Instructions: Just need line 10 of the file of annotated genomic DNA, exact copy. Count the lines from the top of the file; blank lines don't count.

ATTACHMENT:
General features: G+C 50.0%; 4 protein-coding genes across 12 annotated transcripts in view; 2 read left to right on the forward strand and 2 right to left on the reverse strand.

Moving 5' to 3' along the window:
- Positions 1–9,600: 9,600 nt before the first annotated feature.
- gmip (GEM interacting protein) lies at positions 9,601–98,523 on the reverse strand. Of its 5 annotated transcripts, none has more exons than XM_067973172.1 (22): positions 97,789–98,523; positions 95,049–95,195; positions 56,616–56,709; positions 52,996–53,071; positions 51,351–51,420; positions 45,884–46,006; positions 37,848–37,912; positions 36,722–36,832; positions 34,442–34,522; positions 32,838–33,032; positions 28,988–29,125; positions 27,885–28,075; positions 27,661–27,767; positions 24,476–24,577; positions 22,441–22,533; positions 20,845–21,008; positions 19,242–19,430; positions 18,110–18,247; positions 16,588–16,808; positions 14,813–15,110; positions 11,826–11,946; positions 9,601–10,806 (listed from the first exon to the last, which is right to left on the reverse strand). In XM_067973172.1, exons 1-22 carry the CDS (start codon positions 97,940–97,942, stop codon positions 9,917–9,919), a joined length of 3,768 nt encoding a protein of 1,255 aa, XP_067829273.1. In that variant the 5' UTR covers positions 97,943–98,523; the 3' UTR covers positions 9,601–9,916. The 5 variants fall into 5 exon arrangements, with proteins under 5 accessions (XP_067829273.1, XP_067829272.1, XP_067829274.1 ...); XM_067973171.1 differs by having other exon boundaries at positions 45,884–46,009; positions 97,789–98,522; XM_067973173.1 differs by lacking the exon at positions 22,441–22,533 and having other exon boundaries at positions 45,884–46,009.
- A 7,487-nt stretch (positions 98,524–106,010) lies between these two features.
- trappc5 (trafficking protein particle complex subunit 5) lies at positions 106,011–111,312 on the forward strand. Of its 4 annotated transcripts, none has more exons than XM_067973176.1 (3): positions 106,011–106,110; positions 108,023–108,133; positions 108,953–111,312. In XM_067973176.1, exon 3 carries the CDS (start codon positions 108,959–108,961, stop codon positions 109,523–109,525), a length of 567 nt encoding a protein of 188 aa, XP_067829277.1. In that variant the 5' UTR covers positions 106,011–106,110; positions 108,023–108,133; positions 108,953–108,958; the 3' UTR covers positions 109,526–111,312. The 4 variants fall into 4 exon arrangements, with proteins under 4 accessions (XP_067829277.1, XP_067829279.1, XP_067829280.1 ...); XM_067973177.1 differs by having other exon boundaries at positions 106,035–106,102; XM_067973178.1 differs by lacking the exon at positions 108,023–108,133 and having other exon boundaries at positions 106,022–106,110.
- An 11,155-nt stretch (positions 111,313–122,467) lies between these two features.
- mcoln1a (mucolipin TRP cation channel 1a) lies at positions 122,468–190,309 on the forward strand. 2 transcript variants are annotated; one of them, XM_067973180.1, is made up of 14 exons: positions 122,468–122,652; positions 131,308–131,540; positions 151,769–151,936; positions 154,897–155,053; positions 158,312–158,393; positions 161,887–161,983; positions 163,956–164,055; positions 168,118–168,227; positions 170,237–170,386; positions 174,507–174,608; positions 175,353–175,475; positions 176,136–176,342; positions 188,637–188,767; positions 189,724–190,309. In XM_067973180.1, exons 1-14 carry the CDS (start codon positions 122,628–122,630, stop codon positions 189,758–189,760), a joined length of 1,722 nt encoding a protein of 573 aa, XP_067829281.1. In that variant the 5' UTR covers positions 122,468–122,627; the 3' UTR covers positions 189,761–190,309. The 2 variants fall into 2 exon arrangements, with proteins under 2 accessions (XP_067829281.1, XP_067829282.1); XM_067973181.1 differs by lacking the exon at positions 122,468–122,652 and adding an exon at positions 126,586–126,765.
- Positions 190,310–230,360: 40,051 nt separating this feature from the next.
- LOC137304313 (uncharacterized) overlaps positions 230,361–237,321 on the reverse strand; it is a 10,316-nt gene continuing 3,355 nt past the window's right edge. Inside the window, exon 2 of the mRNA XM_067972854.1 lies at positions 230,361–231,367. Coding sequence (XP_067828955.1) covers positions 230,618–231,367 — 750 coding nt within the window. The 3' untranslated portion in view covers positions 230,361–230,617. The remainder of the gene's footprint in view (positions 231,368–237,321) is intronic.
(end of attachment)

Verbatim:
- LOC137304313 (uncharacterized) overlaps positions 230,361–237,321 on the reverse strand; it is a 10,316-nt gene continuing 3,355 nt past the window's right edge. Inside the window, exon 2 of the mRNA XM_067972854.1 lies at positions 230,361–231,367. Coding sequence (XP_067828955.1) covers positions 230,618–231,367 — 750 coding nt within the window. The 3' untranslated portion in view covers positions 230,361–230,617. The remainder of the gene's footprint in view (positions 231,368–237,321) is intronic.